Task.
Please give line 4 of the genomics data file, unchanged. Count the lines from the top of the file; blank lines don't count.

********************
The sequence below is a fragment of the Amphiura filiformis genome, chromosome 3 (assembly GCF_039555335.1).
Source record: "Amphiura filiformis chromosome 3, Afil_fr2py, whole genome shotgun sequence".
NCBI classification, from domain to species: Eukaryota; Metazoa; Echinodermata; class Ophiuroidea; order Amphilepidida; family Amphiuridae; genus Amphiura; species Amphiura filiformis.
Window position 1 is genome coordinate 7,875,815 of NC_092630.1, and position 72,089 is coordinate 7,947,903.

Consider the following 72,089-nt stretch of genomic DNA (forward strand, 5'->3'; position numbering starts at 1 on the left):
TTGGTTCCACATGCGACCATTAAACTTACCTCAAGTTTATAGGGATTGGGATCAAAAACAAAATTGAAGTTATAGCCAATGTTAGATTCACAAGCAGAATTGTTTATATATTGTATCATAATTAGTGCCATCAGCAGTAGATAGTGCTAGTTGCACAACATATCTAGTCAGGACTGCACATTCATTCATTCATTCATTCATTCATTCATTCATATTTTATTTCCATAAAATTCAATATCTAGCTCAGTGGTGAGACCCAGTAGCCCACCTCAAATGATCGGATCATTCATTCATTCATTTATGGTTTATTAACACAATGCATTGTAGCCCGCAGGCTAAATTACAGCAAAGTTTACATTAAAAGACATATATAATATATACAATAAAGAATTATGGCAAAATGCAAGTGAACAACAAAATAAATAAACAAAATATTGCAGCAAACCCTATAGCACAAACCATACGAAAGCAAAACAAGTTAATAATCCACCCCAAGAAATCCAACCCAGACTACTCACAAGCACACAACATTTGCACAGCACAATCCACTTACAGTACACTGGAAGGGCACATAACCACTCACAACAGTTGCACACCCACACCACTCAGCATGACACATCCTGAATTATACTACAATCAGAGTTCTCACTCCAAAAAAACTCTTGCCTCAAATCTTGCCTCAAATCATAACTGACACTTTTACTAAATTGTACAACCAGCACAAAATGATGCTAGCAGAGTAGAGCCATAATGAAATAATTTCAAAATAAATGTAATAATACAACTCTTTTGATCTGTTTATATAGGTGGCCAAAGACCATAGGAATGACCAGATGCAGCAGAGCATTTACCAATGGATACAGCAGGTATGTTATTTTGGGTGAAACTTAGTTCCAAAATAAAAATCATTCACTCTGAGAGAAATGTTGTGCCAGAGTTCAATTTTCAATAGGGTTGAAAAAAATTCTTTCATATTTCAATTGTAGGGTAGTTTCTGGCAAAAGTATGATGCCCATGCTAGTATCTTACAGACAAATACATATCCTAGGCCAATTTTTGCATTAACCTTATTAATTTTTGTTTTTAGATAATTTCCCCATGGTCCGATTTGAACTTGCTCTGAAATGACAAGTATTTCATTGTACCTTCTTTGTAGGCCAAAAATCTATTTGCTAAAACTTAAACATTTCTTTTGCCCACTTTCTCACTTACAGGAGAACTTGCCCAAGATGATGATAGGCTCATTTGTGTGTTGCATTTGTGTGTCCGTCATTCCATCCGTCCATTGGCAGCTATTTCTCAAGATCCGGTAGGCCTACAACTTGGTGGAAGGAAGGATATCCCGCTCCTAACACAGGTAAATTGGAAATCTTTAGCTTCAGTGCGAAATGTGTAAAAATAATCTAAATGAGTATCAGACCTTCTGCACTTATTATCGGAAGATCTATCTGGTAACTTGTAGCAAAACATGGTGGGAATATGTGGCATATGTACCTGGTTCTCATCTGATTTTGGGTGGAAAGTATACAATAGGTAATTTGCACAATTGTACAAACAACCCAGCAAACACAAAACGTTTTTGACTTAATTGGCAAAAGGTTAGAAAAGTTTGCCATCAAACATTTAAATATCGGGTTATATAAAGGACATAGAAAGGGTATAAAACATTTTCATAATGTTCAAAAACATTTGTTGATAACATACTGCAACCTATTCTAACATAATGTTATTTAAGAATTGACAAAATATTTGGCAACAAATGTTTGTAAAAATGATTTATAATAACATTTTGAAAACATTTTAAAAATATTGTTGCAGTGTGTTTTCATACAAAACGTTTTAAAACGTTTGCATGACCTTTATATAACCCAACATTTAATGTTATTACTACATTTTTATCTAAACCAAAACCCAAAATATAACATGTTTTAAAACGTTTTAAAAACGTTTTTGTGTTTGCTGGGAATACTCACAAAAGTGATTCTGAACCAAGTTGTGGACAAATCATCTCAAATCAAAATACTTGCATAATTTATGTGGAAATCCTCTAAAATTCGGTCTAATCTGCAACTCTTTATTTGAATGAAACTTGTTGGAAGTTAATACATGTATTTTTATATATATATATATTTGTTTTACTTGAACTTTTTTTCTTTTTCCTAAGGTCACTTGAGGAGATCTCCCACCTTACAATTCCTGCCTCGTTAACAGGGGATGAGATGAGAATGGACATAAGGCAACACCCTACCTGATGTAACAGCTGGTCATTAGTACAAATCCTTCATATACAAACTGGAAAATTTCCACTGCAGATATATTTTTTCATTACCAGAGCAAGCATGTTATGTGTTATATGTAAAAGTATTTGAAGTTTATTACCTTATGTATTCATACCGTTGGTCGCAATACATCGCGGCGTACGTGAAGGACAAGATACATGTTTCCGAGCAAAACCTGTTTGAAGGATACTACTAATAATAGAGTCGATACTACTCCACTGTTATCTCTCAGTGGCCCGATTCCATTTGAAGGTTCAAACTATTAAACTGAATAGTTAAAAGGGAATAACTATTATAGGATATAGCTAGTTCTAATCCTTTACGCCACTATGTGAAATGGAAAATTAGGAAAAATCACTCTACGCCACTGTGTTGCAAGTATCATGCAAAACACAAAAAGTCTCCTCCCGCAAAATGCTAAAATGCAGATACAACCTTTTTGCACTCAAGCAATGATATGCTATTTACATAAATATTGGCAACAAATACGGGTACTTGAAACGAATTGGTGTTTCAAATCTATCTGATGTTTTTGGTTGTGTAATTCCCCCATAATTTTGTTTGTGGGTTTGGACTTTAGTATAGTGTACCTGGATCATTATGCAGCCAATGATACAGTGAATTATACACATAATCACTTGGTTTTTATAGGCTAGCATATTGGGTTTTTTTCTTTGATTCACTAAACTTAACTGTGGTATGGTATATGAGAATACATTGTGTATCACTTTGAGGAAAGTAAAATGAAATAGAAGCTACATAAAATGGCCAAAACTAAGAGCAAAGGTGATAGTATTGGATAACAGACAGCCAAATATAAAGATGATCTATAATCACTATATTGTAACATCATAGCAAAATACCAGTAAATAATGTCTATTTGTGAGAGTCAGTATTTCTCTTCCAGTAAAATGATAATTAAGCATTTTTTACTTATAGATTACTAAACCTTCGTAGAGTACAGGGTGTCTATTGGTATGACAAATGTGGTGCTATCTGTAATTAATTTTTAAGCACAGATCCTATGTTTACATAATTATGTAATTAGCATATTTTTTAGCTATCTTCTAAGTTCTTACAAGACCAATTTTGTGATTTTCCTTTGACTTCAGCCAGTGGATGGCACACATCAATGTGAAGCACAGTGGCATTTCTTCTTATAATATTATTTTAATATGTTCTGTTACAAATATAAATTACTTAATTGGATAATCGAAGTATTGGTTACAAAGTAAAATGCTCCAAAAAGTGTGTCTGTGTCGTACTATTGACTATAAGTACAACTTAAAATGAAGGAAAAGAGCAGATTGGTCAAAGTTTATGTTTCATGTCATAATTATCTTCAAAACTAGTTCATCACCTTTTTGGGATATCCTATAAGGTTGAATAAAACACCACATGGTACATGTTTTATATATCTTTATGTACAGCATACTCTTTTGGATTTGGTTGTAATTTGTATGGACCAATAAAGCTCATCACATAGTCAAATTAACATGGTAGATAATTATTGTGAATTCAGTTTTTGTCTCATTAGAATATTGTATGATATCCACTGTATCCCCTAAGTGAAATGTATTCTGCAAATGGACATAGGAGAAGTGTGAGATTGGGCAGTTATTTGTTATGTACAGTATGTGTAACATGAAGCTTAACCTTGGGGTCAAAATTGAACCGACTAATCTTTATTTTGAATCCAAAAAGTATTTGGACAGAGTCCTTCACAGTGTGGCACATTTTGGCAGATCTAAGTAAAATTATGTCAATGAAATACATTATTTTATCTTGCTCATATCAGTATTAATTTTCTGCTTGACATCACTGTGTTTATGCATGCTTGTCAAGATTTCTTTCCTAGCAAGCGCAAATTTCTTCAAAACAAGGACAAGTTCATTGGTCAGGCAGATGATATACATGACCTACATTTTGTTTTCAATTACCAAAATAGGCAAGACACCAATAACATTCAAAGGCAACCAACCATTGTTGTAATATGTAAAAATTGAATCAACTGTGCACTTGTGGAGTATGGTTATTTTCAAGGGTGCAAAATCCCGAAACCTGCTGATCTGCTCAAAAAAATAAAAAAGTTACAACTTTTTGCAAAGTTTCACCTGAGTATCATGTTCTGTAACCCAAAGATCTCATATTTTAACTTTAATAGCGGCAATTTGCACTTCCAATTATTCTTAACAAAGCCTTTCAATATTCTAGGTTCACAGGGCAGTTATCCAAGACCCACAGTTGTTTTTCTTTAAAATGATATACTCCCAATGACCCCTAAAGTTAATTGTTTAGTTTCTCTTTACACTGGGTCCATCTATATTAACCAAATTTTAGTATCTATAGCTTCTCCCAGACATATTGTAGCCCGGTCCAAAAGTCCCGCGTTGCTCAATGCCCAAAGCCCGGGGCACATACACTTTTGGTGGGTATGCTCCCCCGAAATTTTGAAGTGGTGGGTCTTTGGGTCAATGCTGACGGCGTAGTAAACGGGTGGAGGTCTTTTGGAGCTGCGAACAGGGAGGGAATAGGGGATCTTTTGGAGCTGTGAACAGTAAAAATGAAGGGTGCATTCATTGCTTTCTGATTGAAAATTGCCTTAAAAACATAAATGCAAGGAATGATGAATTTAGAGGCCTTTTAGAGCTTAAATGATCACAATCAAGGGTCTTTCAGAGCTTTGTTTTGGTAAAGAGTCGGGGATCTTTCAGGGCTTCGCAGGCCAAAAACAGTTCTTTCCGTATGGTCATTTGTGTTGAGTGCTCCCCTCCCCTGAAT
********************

Window position 1 is genome coordinate 7,875,815 of NC_092630.1, and position 72,089 is coordinate 7,947,903.